The world is a looking-glass, and gives back to every man the reflection of his own face. Frown at it, and it will in turn look sourly upon you; laugh at it and with it, and it is a jolly, kind companion; and so let all young persons take their choice.
The narrator makes this remark in the context of introducing the reader to Becky Sharp. He discusses that she is a difficult, unkind young woman. In turn, the world treats her unkindly. His perspective is that in life, one gets what one gives, and thus, it is Becky's fault that she has a hard life. This plays out for the entire novel. She schemes constantly, but every time she schemes, she is either caught or her plan fails. The novel ends with her depending on funds she acquired from someone else and scorned by her friends and family.
Are not there little chapters in everybody's life, that seem to be nothing, and yet affect all the rest of the history?
The narrator discusses the importance of the visit to Vauxhall. He remarks that despite its brevity and seeming triviality, important events will happen in this chapter that have an effect on the rest of the story. He is specifically referring to Joseph's drunken display, which inevitably prevents the marriage between Jos and Becky, and which incites Becky's hatred of George.
This quote is especially representative of Thackeray's style of writing. The book was written in serial format, which meant that chapters were published separately in sections, and so each section had to contain important, suspenseful, plot-changing elements in order to hold a reader's attention. In some ways, each element of the series would have to stand on its own as a piece of literature.
But my kind reader will please to remember that this history has "Vanity Fair" for a title, and that Vanity Fair is a very vain, wicked, foolish place, full of all sorts of humbugs and falsenesses and pretensions. And while the moralist, who is holding forth on the cover (an accurate portrait of your humble servant), professes to wear neither gown nor bands, but only the very same long-eared livery in which his congregation is arrayed: yet, look you, one is bound to speak the truth as far as one knows it, whether one mounts a cap and bells or a shovel-hat; and a deal of disagreeable matter must come out in the course of such an undertaking.
This passage follows Rebecca's letter to Amelia. It reveals the author's intent in writing Vanity Fair. He promises the unadulterated truth, even if that truth is unpleasant. And he does promise that his revelations will be unpleasant. His title is revealing, and Rebecca's letter, in which she focuses on silly, petty and generally insignificant criticisms, is also revealing.
Vanity Fair--Vanity Fair! Here was a man, who could not spell, and did not care to read--who had the habits and the cunning of a boor: whose aim in life was pettifogging: who never had a taste, or emotion, or enjoyment, but what was sordid and foul; and yet he had rank, and honours, and power, somehow: and was a dignitary of the land, and a pillar of the state. He was high sheriff, and rode in a golden coach. Great ministers and statesmen courted him; and in Vanity Fair he had a higher place than the most brilliant genius or spotless virtue.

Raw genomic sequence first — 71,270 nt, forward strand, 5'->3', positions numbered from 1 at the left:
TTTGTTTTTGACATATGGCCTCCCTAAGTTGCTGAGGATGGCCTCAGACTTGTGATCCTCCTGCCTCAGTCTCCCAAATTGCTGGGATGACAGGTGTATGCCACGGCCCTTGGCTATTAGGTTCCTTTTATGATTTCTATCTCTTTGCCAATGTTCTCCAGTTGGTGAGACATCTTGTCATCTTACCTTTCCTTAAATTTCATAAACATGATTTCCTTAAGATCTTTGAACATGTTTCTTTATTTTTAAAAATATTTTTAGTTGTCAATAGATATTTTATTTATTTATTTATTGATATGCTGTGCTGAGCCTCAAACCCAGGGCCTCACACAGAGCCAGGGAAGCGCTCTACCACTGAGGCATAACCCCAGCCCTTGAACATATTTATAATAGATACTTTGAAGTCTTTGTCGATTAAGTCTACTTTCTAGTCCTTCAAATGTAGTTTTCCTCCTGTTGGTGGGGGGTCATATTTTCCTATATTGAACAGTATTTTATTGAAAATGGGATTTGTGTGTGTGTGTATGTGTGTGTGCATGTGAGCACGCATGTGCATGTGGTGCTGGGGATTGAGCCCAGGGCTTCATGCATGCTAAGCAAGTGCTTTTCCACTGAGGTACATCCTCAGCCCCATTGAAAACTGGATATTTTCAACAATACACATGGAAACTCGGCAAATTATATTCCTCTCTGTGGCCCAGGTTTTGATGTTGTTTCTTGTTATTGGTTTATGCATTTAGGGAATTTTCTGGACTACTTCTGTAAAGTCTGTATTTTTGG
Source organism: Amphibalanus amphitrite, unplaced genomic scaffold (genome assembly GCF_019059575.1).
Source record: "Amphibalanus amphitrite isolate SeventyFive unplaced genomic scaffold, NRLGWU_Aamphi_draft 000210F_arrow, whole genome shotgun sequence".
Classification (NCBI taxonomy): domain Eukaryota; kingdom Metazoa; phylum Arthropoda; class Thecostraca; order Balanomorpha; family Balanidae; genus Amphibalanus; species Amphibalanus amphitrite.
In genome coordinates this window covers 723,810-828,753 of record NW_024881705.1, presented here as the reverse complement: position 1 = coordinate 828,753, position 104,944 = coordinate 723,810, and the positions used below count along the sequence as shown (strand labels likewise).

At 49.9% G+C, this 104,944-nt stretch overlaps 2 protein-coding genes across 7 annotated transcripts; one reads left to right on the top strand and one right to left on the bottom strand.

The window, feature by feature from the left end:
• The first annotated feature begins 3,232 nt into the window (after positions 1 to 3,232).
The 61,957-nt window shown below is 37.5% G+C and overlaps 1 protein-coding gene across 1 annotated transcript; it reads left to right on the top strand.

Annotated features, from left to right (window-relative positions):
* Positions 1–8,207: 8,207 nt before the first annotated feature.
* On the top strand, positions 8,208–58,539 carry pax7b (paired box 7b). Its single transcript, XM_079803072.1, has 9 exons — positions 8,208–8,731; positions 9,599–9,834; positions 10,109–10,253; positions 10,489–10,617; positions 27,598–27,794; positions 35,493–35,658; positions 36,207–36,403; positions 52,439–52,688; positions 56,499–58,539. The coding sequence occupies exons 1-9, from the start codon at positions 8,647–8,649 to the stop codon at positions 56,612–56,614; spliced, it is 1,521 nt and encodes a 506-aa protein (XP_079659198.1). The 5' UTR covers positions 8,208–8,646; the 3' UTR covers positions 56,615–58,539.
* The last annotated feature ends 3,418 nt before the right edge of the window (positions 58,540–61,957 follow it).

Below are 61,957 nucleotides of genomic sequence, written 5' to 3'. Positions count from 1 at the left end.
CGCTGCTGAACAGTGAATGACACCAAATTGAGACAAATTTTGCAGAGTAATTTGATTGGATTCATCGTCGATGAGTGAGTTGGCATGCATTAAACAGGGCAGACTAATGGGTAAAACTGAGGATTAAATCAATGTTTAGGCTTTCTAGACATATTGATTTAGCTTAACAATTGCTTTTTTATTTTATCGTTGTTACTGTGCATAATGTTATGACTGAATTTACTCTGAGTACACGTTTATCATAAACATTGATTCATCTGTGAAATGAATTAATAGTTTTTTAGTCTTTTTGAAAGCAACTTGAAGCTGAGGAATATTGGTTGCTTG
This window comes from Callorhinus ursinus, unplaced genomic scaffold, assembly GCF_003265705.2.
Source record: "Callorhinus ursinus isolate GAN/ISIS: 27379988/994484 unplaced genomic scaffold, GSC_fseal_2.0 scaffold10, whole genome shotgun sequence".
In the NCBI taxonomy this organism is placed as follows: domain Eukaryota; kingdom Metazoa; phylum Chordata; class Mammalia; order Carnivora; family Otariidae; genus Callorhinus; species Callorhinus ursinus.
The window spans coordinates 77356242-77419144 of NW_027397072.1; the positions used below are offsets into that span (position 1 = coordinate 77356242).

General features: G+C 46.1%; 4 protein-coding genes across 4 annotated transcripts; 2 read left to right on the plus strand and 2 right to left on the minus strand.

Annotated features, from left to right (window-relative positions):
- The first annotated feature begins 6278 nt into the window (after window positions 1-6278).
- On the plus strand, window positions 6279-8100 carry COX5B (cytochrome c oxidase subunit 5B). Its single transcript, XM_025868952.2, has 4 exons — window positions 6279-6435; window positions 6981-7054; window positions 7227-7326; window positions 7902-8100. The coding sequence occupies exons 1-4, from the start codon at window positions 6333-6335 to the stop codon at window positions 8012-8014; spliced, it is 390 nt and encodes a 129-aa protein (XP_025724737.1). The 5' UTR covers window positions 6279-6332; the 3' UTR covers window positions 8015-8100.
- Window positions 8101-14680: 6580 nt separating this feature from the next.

This quote characterizes Sir Pitt Crawley, Rebecca's employer. Because he is of the nobility, the author warns that people will hold him in high regard in Vanity Fair, even though he possesses absolutely no virtues outside of his social rank. This is just another passage that condemns the society Thackeray ruthlessly satirizes in Vanity Fair.
These money transactions--these speculations in life and death--these silent battles for reversionary spoil--make brothers very loving towards each other in Vanity Fair.
Money is one of the primary motivators in Vanity Fair. Becky's manipulations all inevitably aim at achieving wealth for herself. The Crawleys' dealings with Aunt Matilda all focus on her abundant estate. George and Rawdon, the novel's playboys, both suffer from the vice of gambling. The quest for material gain inevitably leads many of the characters to engage in shameful activity, such as showing false affection for those disliked.
I am very fond of Amelia; I adore her, and that sort of thing. Don't look angry. She's faultless; I know she is. But you see there's no fun in winning a thing unless you play for it.
George discusses his relationship to Amelia with Dobbin. The reader can tell from this passage that George cares only for the chase when it comes to women, and that he is not interested in a serious, settled marriage with Amelia. This section also highlights the great distance between George's expectations and Amelia's.
Oh, thou poor panting little soul! The very finest tree in the whole forest, with the straightest stem and the strongest arms, and the thickest foliage, wherein you choose to build and coo, may be marked for what you know, and may be down with a crash ere long. What an old, old simile that is, between man and timber.
This section emphasizes Amelia's infatuation with George and how short-sighted it is, considering that George does not have the same feelings for Amelia. The danger of nesting in a tree that only seems sturdy is an apt metaphor for Amelia's investment in George, since he does not intend to stay faithful to her. He seems the sturdy tree because on the surface he is handsome, well-off, charming, and acts as if he adores her. He further deceives her by returning to her and spontaneously marrying her, merely because he feels good about himself for doing it and because it angers his father.